Summative assessment- Examinations:
There is no examination.
In exceptional cases students might be asked to attend an oral examination following the submission of their dissertation.

Summative assessment- Coursework and in-class tests:

Assessment is comprised of a dissertation proposal (10%) and the final dissertation (90%). Proposal: Students will be required to submit a dissertation proposal written with the approval and guidance of their supervisor detailing: • The dissertation title • An introduction to the topic, providing a justification and preamble of why this subject is interesting, background to the topic, i.e., historical/causative events that have combined to form the nature of the issue being researched; the expected value of the research in terms of possible outcomes; • A research question stating precisely what the primary (and if necessary, secondary) areas of enquiry are; • The relevant theoretical framework/s within which the research question will be studied. Appropriate academic references should be included at the end of the proposal; • The proposed methods of research, models, and techniques of analysis that you will utilise in answering your research question; • An outline plan of the dissertation in terms of chapter headings and a brief outline of the proposed contents. Although there is no official length requirement for the proposal, a guideline of between 1500-2000 words is suggested. The dissertation proposal - once accepted - will account for 10% of the final mark. The proposal should be submitted by the last Friday of the Spring term for the approval of the Dissertation supervisor. Final Dissertation: The completed dissertation is expected to be approximately 10,000 – 12,000 words in length: excluding references and appendices. The dissertation has a weight of 90% of the final mark. On-line submission, together with the completed plagiarism declaration form, must be submitted by the first working day of the first week in September of the academic year. Students may request an extension (by submitting a completed extenuating circumstances form) in advance from the Senior Tutor and are advised to do so in good time. If an extension is granted and the dissertation submitted by the revised deadline no penalty will be applied. Extensions will only be granted for good reason.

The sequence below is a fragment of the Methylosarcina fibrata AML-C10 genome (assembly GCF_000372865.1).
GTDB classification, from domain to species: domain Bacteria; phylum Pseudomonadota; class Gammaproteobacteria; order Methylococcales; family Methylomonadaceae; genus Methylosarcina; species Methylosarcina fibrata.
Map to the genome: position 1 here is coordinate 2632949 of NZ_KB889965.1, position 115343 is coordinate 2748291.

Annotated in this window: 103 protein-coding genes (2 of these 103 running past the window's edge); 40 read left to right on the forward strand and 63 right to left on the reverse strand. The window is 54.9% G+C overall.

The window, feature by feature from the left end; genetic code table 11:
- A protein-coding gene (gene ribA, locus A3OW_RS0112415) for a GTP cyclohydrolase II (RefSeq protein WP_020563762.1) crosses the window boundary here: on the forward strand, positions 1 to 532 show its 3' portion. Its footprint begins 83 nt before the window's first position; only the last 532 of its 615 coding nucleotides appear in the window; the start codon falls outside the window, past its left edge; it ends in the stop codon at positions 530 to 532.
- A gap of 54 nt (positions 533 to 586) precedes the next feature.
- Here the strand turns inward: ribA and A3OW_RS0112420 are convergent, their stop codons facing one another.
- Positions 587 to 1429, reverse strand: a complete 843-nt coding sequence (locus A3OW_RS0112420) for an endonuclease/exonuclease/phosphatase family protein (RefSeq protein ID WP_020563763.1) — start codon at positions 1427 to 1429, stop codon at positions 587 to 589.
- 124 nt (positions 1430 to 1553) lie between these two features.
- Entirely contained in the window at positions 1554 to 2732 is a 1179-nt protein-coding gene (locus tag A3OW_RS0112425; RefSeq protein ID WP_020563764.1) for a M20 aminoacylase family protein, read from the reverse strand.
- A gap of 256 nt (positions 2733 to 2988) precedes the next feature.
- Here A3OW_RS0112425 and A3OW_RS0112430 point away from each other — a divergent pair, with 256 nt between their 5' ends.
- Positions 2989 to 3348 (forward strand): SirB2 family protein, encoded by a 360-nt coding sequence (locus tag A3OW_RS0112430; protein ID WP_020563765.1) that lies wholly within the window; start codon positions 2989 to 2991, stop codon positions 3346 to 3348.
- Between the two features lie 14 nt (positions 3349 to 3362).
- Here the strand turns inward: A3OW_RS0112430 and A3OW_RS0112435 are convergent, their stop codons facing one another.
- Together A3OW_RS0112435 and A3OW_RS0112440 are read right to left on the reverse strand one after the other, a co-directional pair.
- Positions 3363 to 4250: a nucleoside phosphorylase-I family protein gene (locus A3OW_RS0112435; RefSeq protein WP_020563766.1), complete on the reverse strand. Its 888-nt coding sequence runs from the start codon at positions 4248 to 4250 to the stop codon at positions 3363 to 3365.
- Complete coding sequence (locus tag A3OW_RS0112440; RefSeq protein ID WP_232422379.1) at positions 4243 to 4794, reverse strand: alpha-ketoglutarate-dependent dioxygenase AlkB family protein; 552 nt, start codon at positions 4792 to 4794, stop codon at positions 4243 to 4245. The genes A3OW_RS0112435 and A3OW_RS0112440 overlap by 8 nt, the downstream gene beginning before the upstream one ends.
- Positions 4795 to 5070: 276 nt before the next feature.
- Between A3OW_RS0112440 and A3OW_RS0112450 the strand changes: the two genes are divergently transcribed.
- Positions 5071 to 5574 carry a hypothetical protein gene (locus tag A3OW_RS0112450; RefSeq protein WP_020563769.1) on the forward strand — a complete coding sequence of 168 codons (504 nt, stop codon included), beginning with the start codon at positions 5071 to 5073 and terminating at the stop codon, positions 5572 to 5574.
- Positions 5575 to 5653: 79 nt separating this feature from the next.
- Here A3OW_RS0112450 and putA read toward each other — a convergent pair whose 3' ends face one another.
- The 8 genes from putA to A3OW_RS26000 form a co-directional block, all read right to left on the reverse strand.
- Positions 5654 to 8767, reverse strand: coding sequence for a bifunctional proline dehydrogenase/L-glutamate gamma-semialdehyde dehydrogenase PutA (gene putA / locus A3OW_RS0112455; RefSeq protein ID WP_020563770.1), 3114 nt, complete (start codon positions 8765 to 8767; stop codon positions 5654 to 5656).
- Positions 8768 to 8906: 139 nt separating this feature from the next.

Formative assessment methods:

Penalties for late submission:
Penalties for late submission on this module are in accordance with the University policy. Please refer to page 5 of the Postgraduate Guide to Assessment for further information: http://www.reading.ac.uk/internal/exams/student/exa-guidePG.aspx

Assessment requirements for a pass:
A minimum mark of 50%.

Reassessment arrangements:
Candidates whose results from the taught component of the programme (including second attempts where they have been permitted) are such that they are unable to fulfil the criteria for the award of the degree of Master will not be permitted reassessment in the dissertation.
Candidates who fail the dissertation at the first attempt and whose other results are such that a second attempt at the dissertation might lead to the award of the degree of Master will be permitted to resubmit the dissertation within twelve months from the original submission date, as determined by the Faculty Examiners’ Meeting.
Reassessment is by submission of a revised version of the written dissertation only.

Additional Costs (specified where applicable):

1) Required text books:

2) Specialist equipment or materials:

3) Specialist clothing, footwear or headgear:

4) Printing and binding:  

5) Computers and devices with a particular specification:

6) Travel, accommodation and subsistence:



 


Last updated: 10 April 2019

THE INFORMATION CONTAINED IN THIS MODULE DESCRIPTION DOES NOT FORM ANY PART OF A STUDENT'S CONTRACT.